Monday, 8 December 2008

Another delectable look at Jewish life by Joann Sfar. 'The Rabbi's Cat' books concentrate on the experiences of north African jews, this book looks at jews and other outcasts in pre-WW2 Europe. A rag-tag group of runaways, outcasts and wanderers fall in together and become a klezmer band, playing Jewish folk music. The usual understated explorations of big topics, and Sfar's gloriously free-flowing line. There's a delightful afterword. Can't wait for the sequel!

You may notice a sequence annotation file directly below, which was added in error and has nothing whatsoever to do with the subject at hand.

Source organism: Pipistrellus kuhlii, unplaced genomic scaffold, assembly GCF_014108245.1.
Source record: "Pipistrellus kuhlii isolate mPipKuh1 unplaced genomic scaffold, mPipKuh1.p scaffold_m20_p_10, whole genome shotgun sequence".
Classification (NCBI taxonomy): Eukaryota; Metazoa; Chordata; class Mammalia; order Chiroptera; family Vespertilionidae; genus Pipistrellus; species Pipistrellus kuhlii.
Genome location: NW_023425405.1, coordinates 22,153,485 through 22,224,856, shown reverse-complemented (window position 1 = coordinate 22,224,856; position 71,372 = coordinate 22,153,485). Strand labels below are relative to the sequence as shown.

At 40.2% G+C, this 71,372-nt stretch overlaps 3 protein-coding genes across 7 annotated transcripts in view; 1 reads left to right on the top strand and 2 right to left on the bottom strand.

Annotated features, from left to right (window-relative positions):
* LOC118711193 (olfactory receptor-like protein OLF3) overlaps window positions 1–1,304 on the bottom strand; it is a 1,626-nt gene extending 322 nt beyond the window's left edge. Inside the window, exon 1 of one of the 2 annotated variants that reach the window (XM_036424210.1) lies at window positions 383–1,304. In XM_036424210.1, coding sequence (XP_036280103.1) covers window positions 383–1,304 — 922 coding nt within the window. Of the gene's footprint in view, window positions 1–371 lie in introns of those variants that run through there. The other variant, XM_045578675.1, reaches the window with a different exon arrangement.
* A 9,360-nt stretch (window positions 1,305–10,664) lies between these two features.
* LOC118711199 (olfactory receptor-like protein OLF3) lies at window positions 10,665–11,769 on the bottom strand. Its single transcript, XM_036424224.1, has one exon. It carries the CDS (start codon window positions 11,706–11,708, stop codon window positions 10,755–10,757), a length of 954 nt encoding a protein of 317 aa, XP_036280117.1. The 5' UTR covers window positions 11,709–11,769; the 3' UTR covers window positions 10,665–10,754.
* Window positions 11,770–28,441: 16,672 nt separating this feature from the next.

Delectable is perhaps the last word I'd use here. Haunting, more like, or disturbing. This third collection of Tatsumi's work show both his art and his stories become more incisive and telling. The first story, 'Hell' tackles the demons of Hiroshima - and they're not the demons you'd expect. The title story is another highlight, if the term can be applied to anything so bleak and sordid. Elsewhere, the mood can get a bit too heavy and the stories a trifle repetitive, but when it works it's brilliant - a scathing portrait of humanity's urban misadventure.

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